Because of this strong narrative, Perrigo has escaped the criticism that frequently comes when companies move the headquarters overseas. Businesses need to be proactive about building relationships and helping the public understand what the company wants to do and why. Organizations spend too much time thinking about the deal and forget to talk about who they are, what they’re about and where they’re going. Policymakers are not looking to crucify companies that explain themselves and have a rationale for what they’re doing, but the government will come down hard on those who try to arbitrage the system for a tax benefit.
BARBARA RYAN: Alan, if you look at the IPO climate today, companies that want to strengthen their pipeline clearly have more options. (In the past, the only choice was to go to Big Pharma and strike a deal or be acquired.) That must make the M&A landscape for Big Pharma much more expensive and challenging.
ALAN HARTMAN: The IPO market is white hot for companies in oncology, rare diseases and other specialty areas. These companies can attract capital without partnering with Big Pharma. In the rare disease area, a lot of people wonder whether Big Pharma is even useful if the peak sales of a product will be $300 million, $200 million or perhaps as low as $50 million in some cases.
This is not what Big Pharma is looking for. More than 90 percent of the deals that have happened over the last five years have been for marketed drugs. So for Big Pharma, which is struggling to cut its own R&D budget, it doesn’t make sense to take on another R&D-based project. This could force the head of R&D to cut some program he’s just told the CEO [chief executive officer] is critical. That’s a very difficult thing to do and pay a purchase price at the same time.
Such deals face a tough dynamic in today’s environment. It may be easier for Big Biotech to do — the Celgenes of the world that have more R&D space in their budget for external deals than Big Pharma does today. Investors also have changed their attitude about diversification. If I go back almost 10 years, when we put Biogen and Idec together in a merger, many investors said, “Hmm, I don’t really like that. I could have bought Biogen; I could have bought Idec. I would have moved back and forth between them. You don’t need to diversify for me.” But today’s investors want diversification. They understand how all these interrelated factors — different assets coming in, others going off patent, new clinical trials, etc. — bring greater stability to capital markets. For a huge chunk of companies, the market is saying, “We’d like you to be bigger. We’d like you to be diversified. We think there’s real value in that.”
Taxes: The Elephant in the Room
BARBARA RYAN: Tom, let’s go back to the elephant in the room: U.S. tax policy. What should we be thinking about?
TOM CRAWFORD: We need to think about two aspects of tax policy: R&D incentives and the treatment of intellectual property [IP]. Regarding R&D, there’s a movement around the world to try to capture innovation. The R&D tax credit in the United States has become very cumbersome, with a complex structure and lots of audit issues. Many want to replace it with some form of alternate, simplified credit or a system that makes getting a credit for investments much easier.
Another problem is that many of the leading U.S.-based innovators don’t have any revenues yet. I represent the Biotechnology Industry Organization, and I handle capital formation policy for the group. What we’re trying to do is reintroduce structures like the R&D partnerships from the early ’80s, which yielded a lot of significant developments. Amgen came out of one of those partnerships and was successful in turning molecules into cures and therapies. The idea is to allow these pre-revenue companies to pass their losses along to their investors so there’s an immediate yield as opposed to having to wait a long time for a return on investment.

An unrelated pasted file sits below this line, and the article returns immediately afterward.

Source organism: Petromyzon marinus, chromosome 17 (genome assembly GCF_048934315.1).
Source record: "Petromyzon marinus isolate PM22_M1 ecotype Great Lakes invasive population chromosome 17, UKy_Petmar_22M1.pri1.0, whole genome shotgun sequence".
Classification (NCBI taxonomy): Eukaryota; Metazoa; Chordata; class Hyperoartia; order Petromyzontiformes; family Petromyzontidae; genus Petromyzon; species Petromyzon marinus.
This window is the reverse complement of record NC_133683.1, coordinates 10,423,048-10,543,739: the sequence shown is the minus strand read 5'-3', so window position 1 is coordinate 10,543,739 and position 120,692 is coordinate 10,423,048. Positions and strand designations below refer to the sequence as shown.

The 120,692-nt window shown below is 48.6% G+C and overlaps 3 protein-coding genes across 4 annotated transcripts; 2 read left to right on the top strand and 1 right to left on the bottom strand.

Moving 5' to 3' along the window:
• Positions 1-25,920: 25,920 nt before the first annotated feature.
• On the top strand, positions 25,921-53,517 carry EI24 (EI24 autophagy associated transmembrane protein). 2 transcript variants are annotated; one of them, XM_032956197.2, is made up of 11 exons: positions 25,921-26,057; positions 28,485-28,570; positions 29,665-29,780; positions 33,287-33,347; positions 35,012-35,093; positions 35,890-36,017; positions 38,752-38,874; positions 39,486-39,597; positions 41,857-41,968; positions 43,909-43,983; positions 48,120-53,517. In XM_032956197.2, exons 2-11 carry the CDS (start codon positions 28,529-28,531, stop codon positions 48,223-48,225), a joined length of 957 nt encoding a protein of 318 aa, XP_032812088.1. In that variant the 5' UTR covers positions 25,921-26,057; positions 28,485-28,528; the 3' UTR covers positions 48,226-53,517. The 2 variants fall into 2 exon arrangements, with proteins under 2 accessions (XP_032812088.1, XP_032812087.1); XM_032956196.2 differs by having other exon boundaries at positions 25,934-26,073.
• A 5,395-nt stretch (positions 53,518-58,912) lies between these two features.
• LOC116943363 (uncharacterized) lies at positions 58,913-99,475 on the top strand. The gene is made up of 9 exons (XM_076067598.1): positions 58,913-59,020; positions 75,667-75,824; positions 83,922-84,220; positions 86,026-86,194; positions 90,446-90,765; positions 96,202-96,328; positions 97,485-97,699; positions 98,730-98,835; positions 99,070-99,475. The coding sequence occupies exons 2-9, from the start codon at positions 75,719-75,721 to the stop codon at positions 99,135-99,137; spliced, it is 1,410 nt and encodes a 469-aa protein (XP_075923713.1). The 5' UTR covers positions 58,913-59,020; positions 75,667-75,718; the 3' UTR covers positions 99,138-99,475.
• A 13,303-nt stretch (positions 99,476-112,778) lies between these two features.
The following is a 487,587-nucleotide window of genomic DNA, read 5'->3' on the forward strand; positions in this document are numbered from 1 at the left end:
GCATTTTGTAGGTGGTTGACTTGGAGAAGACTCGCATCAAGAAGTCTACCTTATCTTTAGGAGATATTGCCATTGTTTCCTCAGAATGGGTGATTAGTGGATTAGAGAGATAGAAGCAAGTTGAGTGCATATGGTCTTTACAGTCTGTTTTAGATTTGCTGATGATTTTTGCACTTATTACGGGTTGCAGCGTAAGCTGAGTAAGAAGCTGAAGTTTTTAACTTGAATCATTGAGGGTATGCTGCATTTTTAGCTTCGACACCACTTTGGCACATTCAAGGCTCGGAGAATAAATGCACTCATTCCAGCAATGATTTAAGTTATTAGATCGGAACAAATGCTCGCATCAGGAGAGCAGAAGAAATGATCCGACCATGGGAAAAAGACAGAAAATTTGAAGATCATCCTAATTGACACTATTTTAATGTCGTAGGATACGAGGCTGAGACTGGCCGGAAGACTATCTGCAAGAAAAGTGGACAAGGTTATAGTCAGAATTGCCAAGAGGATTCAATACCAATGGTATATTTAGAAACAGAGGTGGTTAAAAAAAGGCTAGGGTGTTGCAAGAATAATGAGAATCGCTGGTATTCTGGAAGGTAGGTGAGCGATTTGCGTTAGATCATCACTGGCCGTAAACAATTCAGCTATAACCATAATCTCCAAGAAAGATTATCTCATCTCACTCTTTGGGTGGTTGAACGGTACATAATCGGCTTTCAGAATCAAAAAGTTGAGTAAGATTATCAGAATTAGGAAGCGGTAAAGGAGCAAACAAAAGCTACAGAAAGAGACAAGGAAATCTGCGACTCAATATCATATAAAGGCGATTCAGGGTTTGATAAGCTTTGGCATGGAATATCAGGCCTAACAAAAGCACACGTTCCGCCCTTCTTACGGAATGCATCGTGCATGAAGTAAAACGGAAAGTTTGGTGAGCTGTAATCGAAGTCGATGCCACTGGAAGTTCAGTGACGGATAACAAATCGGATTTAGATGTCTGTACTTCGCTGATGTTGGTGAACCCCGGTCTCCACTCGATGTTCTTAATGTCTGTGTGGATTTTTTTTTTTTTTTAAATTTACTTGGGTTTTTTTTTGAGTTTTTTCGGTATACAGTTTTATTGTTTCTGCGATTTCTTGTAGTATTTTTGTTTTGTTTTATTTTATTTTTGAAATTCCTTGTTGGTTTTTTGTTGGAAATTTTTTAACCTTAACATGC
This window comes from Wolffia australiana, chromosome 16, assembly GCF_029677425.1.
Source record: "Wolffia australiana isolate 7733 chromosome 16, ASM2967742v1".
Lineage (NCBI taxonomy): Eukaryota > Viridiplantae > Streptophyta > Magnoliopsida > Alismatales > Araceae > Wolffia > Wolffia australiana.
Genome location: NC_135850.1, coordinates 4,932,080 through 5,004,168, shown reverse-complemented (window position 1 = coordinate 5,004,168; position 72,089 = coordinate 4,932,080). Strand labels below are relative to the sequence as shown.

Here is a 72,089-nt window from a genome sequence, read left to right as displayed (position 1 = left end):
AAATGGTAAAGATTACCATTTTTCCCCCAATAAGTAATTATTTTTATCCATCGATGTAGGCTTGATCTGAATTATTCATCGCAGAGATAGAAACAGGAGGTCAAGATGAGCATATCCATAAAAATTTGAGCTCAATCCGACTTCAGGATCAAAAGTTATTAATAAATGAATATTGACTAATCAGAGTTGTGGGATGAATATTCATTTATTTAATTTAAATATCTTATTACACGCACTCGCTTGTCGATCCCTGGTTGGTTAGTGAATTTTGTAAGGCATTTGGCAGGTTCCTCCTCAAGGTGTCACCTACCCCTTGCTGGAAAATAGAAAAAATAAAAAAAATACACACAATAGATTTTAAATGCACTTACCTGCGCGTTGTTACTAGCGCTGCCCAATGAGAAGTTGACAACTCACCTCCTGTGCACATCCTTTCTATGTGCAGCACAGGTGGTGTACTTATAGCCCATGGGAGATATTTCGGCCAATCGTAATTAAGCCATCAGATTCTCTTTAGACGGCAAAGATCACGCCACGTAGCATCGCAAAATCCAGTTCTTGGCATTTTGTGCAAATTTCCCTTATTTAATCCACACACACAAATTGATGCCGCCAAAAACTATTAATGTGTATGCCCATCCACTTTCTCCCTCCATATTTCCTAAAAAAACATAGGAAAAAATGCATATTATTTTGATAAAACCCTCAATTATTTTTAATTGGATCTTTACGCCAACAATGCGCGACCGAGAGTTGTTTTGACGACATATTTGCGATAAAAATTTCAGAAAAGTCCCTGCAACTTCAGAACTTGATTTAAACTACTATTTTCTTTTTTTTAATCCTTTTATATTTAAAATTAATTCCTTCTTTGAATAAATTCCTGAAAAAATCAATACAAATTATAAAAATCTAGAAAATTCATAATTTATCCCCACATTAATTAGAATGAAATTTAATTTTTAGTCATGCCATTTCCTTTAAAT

We also are competing with other countries that offer incentives for businesses to create intellectual property, which adds good jobs and spurs economic growth. Places like China will pay for infrastructure. In this competitive global landscape, U.S. tax reform has to focus on what our economy will look like in the future.
Even more controversial than inversion is IP migration. This means you develop IP here in the United States and then export it to some low-tax or tax-haven jurisdiction. Sometimes you can structure a scenario in which 100 percent of your revenues are in the United States, but it’s all booked abroad, thus avoiding tax here. That has provoked a very negative response to pharma in particular even though it’s legal.
But it might not be for long. The OECD [Organisation for Economic Co-operation and Development], the European Union and the G20 all are working on new rules. Companies that want to be in a jurisdiction for tax purposes would have to demonstrate that it’s not solely for the purpose of avoiding or minimizing tax. The company must have boots on the ground, or facilities, or some sort of management presence in its declared jurisdiction. The OECD has rules out right now for country-by-country reporting. That’s the first step in gathering the information that you need in order to be able to go out and attack IP in the strategies and structures that companies are using.
The United States recently put out a very aggressive proposal that effectively says if you’re not managed and controlled in a given jurisdiction, you can’t be taxed there. This proposal is not retroactive so it doesn’t affect companies that already have established themselves in a foreign jurisdiction.
The OECD effort that I’m talking about is a direct reaction to Amazon, Apple, Google and Starbucks. The Minister for Finance of Ireland told us, “I’m going to keep our Irish rate — we’re not going to give that up. But I’m going to call the bad guys in and tell them you have to get right or you’re getting out.” This new attitude is spurring change around the world, and deals that appear to be made for tax purposes only are going to have trouble.
JUDY BROWN: While those of us in life sciences have worked with the FDA [U.S. Food and Drug Administration] for many years, we now must be mindful of these changing tax policies worldwide and understand how they may affect companies’ R&D and IP strategies. Management teams must take this into consideration when making long-term investment decisions. As Tom pointed out earlier, you have to have a narrative and you have to think about long term implications of your investment decisions in various jurisdictions.